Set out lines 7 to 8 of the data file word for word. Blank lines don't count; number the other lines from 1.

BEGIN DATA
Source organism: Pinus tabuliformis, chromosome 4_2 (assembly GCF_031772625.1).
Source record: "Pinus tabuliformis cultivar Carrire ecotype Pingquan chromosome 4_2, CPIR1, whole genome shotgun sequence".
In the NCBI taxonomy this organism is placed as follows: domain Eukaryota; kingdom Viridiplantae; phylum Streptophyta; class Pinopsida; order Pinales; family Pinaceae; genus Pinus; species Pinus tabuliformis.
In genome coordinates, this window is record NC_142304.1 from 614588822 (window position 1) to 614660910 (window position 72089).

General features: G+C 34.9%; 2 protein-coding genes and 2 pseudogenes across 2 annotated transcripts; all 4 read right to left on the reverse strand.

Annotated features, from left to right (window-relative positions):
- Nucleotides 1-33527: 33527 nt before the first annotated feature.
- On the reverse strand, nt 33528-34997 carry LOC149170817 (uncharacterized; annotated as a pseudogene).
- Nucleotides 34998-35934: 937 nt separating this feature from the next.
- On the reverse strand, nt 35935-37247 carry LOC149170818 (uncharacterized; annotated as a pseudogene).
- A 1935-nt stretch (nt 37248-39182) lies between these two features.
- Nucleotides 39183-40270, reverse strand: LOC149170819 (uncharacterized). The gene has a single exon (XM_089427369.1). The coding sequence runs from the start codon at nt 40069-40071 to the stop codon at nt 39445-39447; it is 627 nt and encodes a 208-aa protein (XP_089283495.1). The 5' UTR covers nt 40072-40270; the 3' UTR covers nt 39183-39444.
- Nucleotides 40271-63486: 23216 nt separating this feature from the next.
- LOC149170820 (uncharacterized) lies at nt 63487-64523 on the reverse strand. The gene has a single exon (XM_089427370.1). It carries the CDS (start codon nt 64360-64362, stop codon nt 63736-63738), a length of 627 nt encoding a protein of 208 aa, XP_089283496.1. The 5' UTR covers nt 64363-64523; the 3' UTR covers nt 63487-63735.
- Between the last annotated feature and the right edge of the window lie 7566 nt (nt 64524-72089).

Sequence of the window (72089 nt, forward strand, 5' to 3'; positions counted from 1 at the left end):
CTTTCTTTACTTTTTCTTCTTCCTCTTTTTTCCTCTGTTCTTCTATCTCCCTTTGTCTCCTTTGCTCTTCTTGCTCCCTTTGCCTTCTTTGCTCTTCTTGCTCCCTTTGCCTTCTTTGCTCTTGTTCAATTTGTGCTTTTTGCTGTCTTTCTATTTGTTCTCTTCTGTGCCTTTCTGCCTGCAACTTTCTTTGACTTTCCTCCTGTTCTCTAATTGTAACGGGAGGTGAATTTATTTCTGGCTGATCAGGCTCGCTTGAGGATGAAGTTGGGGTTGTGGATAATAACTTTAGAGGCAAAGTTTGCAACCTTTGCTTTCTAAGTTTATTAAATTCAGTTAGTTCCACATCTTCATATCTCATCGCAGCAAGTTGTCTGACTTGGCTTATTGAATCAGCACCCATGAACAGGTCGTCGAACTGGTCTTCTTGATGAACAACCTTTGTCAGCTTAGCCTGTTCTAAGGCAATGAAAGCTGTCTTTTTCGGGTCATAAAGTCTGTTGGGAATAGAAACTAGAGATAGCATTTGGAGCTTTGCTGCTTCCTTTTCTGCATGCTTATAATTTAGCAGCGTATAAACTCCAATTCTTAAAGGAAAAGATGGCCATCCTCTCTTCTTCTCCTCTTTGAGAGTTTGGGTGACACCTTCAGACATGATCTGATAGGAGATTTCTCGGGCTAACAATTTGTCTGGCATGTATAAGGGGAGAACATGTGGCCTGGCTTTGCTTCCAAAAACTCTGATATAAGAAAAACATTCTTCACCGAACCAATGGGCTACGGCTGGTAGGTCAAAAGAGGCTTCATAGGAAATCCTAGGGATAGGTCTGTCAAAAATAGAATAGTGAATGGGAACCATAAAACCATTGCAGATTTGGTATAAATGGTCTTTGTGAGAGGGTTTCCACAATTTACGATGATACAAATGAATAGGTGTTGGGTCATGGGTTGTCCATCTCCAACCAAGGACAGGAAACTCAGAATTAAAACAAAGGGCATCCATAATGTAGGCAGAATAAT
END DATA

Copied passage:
- Nucleotides 1-33527: 33527 nt before the first annotated feature.
- On the reverse strand, nt 33528-34997 carry LOC149170817 (uncharacterized; annotated as a pseudogene).